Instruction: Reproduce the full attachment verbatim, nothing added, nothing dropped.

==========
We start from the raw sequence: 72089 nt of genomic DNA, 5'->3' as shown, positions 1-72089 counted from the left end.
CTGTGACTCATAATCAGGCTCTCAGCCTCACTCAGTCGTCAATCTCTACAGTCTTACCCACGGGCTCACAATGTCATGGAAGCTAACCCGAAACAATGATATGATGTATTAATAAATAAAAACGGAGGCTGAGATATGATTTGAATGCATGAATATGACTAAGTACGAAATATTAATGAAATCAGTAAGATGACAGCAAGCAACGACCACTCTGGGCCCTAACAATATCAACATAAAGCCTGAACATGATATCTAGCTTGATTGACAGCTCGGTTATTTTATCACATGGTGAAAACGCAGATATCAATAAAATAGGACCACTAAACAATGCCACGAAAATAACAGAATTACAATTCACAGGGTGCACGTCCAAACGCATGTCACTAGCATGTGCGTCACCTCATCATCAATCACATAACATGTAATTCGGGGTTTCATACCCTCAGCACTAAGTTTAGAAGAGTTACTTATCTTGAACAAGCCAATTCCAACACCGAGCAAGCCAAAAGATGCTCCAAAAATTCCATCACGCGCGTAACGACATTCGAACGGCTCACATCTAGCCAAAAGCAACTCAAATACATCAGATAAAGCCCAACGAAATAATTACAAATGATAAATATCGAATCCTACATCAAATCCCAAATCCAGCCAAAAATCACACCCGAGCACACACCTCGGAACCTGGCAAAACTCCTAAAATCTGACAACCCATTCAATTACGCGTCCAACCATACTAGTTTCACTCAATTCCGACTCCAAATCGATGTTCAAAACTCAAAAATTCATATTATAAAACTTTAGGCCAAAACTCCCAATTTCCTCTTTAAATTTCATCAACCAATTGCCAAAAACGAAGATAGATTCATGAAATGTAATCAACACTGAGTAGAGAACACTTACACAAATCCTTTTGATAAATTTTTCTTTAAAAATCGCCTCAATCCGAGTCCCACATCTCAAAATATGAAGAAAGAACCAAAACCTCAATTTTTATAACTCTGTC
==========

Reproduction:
We start from the raw sequence: 72089 nt of genomic DNA, 5'->3' as shown, positions 1-72089 counted from the left end.
CTGTGACTCATAATCAGGCTCTCAGCCTCACTCAGTCGTCAATCTCTACAGTCTTACCCACGGGCTCACAATGTCATGGAAGCTAACCCGAAACAATGATATGATGTATTAATAAATAAAAACGGAGGCTGAGATATGATTTGAATGCATGAATATGACTAAGTACGAAATATTAATGAAATCAGTAAGATGACAGCAAGCAACGACCACTCTGGGCCCTAACAATATCAACATAAAGCCTGAACATGATATCTAGCTTGATTGACAGCTCGGTTATTTTATCACATGGTGAAAACGCAGATATCAATAAAATAGGACCACTAAACAATGCCACGAAAATAACAGAATTACAATTCACAGGGTGCACGTCCAAACGCATGTCACTAGCATGTGCGTCACCTCATCATCAATCACATAACATGTAATTCGGGGTTTCATACCCTCAGCACTAAGTTTAGAAGAGTTACTTATCTTGAACAAGCCAATTCCAACACCGAGCAAGCCAAAAGATGCTCCAAAAATTCCATCACGCGCGTAACGACATTCGAACGGCTCACATCTAGCCAAAAGCAACTCAAATACATCAGATAAAGCCCAACGAAATAATTACAAATGATAAATATCGAATCCTACATCAAATCCCAAATCCAGCCAAAAATCACACCCGAGCACACACCTCGGAACCTGGCAAAACTCCTAAAATCTGACAACCCATTCAATTACGCGTCCAACCATACTAGTTTCACTCAATTCCGACTCCAAATCGATGTTCAAAACTCAAAAATTCATATTATAAAACTTTAGGCCAAAACTCCCAATTTCCTCTTTAAATTTCATCAACCAATTGCCAAAAACGAAGATAGATTCATGAAATGTAATCAACACTGAGTAGAGAACACTTACACAAATCCTTTTGATAAATTTTTCTTTAAAAATCGCCTCAATCCGAGTCCCACATCTCAAAATATGAAGAAAGAACCAAAACCTCAATTTTTATAACTCTGTC